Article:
Initially, MIRA attempted to appeal to the Supreme Court the High Court’s judgment in the Moosa Naseem case. However, the Supreme Court declined to grant leave to appeal to MIRA, stating that MIRA had not presented sufficient grounds to demonstrate that the High Court had erred in its judgment in the Moosa Naseem case7. 

MIRA further attempted to maintain that the High Court’s ruling in the Moosa Naseem case is applicable to the time limit to file a case at the Tax Appeal Tribunal (TAT). In doing so, MIRA continued to submit procedural objections at the TAT arguing that taxpayers had filed cases at TAT out of the time limit for filing. In doing so, MIRA insisted that section 77(b) of the TAR should be applied when interpreting section 44(a) of the TAA which provides for the time limit for filing cases at the TAT. MIRA justified MIRA’s position on the basis of the High Court’s judgment in the Moosa Naseem case.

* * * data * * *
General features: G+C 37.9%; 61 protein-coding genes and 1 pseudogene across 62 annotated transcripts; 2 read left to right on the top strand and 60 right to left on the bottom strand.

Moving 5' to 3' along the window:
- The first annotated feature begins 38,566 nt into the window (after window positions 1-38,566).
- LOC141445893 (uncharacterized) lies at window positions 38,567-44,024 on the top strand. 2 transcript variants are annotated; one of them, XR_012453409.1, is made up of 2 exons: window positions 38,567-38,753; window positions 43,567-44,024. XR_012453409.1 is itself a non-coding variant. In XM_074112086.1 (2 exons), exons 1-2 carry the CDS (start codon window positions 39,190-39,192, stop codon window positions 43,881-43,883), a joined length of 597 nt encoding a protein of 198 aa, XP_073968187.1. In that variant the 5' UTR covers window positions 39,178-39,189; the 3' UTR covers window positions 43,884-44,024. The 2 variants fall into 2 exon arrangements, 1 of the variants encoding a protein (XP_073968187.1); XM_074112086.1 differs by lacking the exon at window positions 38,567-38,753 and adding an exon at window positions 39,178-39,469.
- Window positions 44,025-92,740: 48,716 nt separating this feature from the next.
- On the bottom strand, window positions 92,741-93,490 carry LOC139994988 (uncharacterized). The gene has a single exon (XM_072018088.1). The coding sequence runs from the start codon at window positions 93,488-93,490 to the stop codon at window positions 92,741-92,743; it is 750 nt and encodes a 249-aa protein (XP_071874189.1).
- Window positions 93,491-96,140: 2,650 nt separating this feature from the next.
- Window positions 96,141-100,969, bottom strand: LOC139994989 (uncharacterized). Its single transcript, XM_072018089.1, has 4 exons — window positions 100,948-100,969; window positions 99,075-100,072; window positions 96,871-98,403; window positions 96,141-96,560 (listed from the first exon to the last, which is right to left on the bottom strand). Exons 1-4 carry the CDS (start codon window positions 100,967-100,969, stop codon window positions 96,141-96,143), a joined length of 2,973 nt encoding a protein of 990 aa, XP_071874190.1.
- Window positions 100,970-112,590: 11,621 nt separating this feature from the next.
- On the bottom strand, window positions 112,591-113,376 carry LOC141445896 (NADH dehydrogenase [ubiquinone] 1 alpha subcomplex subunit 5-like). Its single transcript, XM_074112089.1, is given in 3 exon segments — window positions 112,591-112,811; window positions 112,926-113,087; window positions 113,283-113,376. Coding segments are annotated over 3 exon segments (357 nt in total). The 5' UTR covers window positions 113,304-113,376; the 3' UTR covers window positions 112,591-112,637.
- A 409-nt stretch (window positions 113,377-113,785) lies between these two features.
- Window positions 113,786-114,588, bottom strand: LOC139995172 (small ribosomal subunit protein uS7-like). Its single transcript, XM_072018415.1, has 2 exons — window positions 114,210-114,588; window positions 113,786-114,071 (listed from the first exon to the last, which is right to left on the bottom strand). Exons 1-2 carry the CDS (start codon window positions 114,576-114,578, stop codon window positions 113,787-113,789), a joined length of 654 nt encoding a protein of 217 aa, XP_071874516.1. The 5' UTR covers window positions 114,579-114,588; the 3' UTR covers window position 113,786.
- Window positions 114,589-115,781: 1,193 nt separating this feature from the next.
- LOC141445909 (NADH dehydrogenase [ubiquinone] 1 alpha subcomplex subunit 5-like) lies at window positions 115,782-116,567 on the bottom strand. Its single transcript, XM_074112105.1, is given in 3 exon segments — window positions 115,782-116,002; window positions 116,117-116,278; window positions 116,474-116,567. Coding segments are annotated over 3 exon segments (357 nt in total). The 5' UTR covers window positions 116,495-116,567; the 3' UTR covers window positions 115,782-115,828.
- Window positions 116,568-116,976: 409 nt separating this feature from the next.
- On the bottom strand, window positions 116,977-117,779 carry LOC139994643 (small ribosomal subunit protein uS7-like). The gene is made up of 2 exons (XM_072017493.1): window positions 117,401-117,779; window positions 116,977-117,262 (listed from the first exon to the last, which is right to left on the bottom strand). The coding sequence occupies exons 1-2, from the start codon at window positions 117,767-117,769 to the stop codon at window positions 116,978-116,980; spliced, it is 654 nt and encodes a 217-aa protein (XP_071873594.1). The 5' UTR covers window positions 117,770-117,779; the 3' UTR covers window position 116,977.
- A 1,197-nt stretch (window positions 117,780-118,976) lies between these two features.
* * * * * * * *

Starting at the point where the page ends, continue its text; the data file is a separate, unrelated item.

The deceptive aspect of MIRA’s strategy lies on two fronts. Firstly, it lies in the fact that MIRA’s initial position was that the High Court had erred in its judgment in the Moosa Naseem case – hence MIRA’s attempt to appeal the judgment at the Supreme Court. However, MIRA further attempted to apply the holding in the Moosa Naseem case to try and dismiss the tax cases filed by taxpayers. Secondly, by advocating for calculating the time limit for TAT filings inclusive of holidays, MIRA sought to dismiss taxpayers’ cases at TAT and shorten the time available for taxpayers to submit their cases. On the other hand, MIRA conveniently maintained that holidays must be excluded from the time limits for High Court filings, allowing MIRA and other appellants more time to file appeals.